Critics distressed over Tories' plans to change environmental review process
Amidst rising concerns around climate change and the controversial review of the Northern Gateway pipeline, the government’s proposed changes to Environmental Assessment legislation have many critics up in arms.
The Canadian Environmental Assessment Act (CEAA) is just one of several pieces of legislation up for review this year, along with proposed changes to the Criminal Code, immigration laws and the Copyright Act. So far, the suggested changes to Environmental Assessment legislation have been slammed by the Opposition, who say Prime Minister Stephen Harper and the Conservatives are “gutting” the system with detrimental budget cuts and time limitations on reviews.
The Act, which has been in effect since 1995, was created to promote sustainable development by subjecting new projects to an environmental review process that includes both scientific research and public engagement.
The latest review of CEAA policy was originally intended to take place in 2010, but the Standing Committee appointed to conduct it didn’t begin the review until October 2011.
While details of possible legislation changes have yet to be made public, officials like Natural Resources Minister Joe Oliver have hinted at some of the things they’d like to see changed. In November, the Globe and Mail reported on Ottawa’s impending “overhaul” of the review process, noting the Conservatives’ focus on pushing energy projects through in a timelier manner.
“We need to make the regulatory process more predictable, more timely, less duplicative," Oliver said at the time. "We respect the integrity of the regulatory process but we do need to get these projects approved."
Later, as public hearings began regarding the Enbridge Northern Gateway oil sands pipeline, Oliver reiterated the need to streamline lengthy reviews—in part to prevent “radical” environmentalists from “hijacking” the process.
At a town hall meeting last week, Liberal MP Joyce Murray voiced her opinions on the Harper government’s proposed amendments.
“I’m very concerned about the CEAA review, frankly. I did sit in a few of the Standing Parliamentary Committee meetings that gave me the impression that the Conservative members were under particular marching orders to elicit comments that were already pre-scripted,” said Murray.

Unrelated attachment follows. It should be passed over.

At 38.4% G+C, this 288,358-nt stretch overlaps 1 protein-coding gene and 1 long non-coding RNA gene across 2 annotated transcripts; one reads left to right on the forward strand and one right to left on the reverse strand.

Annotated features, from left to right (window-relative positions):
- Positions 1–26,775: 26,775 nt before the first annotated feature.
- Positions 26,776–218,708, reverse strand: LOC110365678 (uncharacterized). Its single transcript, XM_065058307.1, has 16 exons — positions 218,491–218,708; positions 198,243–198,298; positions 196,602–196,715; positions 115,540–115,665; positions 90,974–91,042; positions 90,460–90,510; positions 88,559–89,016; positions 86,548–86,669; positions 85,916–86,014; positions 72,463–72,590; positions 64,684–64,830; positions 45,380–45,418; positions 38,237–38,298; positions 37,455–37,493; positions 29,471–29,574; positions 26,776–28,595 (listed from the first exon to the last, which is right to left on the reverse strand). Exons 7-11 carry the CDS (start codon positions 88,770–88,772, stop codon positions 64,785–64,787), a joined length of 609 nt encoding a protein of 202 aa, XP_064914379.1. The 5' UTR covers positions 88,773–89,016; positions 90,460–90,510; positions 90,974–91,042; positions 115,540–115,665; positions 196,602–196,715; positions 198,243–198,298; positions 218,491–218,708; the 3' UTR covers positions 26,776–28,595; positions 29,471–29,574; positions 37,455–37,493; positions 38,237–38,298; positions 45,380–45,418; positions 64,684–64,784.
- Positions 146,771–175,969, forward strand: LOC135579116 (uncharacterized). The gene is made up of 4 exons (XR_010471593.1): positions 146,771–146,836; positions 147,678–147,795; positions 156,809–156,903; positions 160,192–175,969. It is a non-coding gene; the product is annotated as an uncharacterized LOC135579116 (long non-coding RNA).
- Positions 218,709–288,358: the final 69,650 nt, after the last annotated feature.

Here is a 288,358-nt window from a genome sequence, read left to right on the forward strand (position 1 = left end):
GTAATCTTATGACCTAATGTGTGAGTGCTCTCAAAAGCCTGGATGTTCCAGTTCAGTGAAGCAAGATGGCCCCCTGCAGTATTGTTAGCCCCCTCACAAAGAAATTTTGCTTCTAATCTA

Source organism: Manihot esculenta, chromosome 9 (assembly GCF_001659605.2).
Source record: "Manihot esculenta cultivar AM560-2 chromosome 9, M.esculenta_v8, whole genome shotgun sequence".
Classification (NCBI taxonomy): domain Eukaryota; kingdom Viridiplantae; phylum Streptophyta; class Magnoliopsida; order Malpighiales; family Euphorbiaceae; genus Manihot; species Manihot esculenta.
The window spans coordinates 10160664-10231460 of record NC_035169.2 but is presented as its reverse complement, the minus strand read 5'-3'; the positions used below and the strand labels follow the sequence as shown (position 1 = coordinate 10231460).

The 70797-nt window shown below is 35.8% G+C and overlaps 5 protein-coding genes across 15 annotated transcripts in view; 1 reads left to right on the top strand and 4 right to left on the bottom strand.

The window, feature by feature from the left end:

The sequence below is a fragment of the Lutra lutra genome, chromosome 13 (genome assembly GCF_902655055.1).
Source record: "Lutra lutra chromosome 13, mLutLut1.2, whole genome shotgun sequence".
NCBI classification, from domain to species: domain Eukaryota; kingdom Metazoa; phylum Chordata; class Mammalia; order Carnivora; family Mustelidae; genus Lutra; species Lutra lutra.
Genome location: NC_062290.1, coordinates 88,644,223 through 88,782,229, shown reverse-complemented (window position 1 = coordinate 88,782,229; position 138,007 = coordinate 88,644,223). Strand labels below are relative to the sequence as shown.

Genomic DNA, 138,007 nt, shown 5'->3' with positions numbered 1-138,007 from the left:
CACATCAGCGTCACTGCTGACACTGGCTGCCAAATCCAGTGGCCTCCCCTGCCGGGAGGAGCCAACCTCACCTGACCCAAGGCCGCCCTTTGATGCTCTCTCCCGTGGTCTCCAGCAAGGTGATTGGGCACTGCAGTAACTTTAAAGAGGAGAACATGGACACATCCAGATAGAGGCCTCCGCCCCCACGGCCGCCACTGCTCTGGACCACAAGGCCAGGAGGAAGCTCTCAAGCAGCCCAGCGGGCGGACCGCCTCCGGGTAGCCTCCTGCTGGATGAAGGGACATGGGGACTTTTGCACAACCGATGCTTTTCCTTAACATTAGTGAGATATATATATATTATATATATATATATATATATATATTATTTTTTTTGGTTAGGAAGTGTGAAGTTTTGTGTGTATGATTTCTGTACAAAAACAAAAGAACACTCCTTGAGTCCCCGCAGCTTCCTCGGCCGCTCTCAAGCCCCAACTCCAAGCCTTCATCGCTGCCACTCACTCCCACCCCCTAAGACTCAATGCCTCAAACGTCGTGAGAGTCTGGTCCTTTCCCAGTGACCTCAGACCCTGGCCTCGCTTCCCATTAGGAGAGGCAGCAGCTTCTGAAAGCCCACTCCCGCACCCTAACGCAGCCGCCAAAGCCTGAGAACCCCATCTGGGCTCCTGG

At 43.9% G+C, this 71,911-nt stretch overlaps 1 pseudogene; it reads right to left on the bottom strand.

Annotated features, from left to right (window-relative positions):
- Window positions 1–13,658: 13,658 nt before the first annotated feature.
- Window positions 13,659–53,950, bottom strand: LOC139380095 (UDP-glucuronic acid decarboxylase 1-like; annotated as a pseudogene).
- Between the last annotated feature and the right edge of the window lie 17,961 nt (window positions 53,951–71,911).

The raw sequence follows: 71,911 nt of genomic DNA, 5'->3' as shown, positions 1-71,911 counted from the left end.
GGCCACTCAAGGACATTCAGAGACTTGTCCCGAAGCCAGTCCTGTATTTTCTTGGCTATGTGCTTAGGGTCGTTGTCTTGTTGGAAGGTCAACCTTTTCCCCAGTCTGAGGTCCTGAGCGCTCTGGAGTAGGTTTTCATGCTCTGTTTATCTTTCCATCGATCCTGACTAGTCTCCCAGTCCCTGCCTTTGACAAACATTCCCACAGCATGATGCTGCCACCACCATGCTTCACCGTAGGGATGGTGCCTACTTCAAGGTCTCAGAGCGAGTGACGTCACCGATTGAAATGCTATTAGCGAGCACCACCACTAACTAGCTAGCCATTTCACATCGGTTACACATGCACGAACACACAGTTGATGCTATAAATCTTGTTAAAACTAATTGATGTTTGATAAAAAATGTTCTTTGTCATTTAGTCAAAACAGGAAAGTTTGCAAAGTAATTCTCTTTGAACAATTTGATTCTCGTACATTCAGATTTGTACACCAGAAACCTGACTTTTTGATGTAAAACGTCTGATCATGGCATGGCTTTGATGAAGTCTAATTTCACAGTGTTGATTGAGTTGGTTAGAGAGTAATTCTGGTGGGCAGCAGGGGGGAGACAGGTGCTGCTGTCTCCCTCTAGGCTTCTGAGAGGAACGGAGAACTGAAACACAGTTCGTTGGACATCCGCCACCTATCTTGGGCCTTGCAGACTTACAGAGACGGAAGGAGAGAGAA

“Some of the questioning from the Conservative side was about [attempts] to take environmental assessment out of the hands of CEAA and the Environment Ministry and put it in the hands of the regulators of those industries. I think that’s the wrong way to go.
“I’m concerned about a 50 per cent budget cut for CEAA, as well. And that’s in the current budget,” she said.
Murray also commented on the “strong push” to shorten review time frames.
“I think that’s appropriate if you’re giving the government bureaucracy some time limits so it doesn’t sit on someone’s desk,” she said.
However, she explained that such time limits could also have a negative impact on the process if participants don’t have sufficient time to complete research or lay down their concerns.
“Timelines are good, but not if they limit input,” she said.
A constant battle
Environmental Assessment legislation has evolved over the years to address a number of deficiencies, but like any law, there’s always another problem critics would like to see resolved. For instance, controversial amendments from 2010 “simplified” the EA process by making government development plans and public infrastructure projects exempt from assessment.
Environmental advocates and government critics condemned these changes, and they’re now worried that Conservatives’ concerns over the Northern Gateway Joint Review Panel process will lead to even more harmful amendments.
John Bennett, Executive Director of Sierra Club Canada, has been a vocal critic about efforts to “streamline” environmental reviews. In his remarks to the Standing Committee from November 2011, he described recent decisions on environmental policy as part of a campaign to “marginalize and silence the voices of the environment in Canada”.
“I’m sure you will hear from industry that the process of environmental assessment is a great burden and needs ‘streamlining’. In my 30 years’ experience, ‘streamlining’ is code for weakening,” he said.
“The Act should be strengthened and the scope of assessment broadened. Canada has signed binding treaties to reduce greenhouse gas emissions and protect biodiversity. Environmental assessment is critical to living up to our international commitments.”
As Northern Gateway review hearings continue across British Columbia and Alberta, issues around Environmental Assessment will continue to be top of mind throughout the coming months. With the Standing Committee’s review of EA processes still ongoing, it’s unclear when recommended amendments can be expected to appear.
In an email to the Observer, CEAA spokesperson Isabelle Perrault indicated that it is the Committee’s responsibility to determine the scope and timing of the review.
“The Committee is to submit a report on the review to Parliament, including a statement of any changes that the Committee recommends,” she said.
“Following the review, the Government will prepare a response to the Committee’s report, which could include proposals for changes to the legislation.”
PHOTO: Northern Gateway Joint Review Panel hearing in Smithers, B.C. (By Carrie Saxifrage)
New oilsands monitoring strategy not enough, say environmentalists Vancouver Observer, February 3, 2012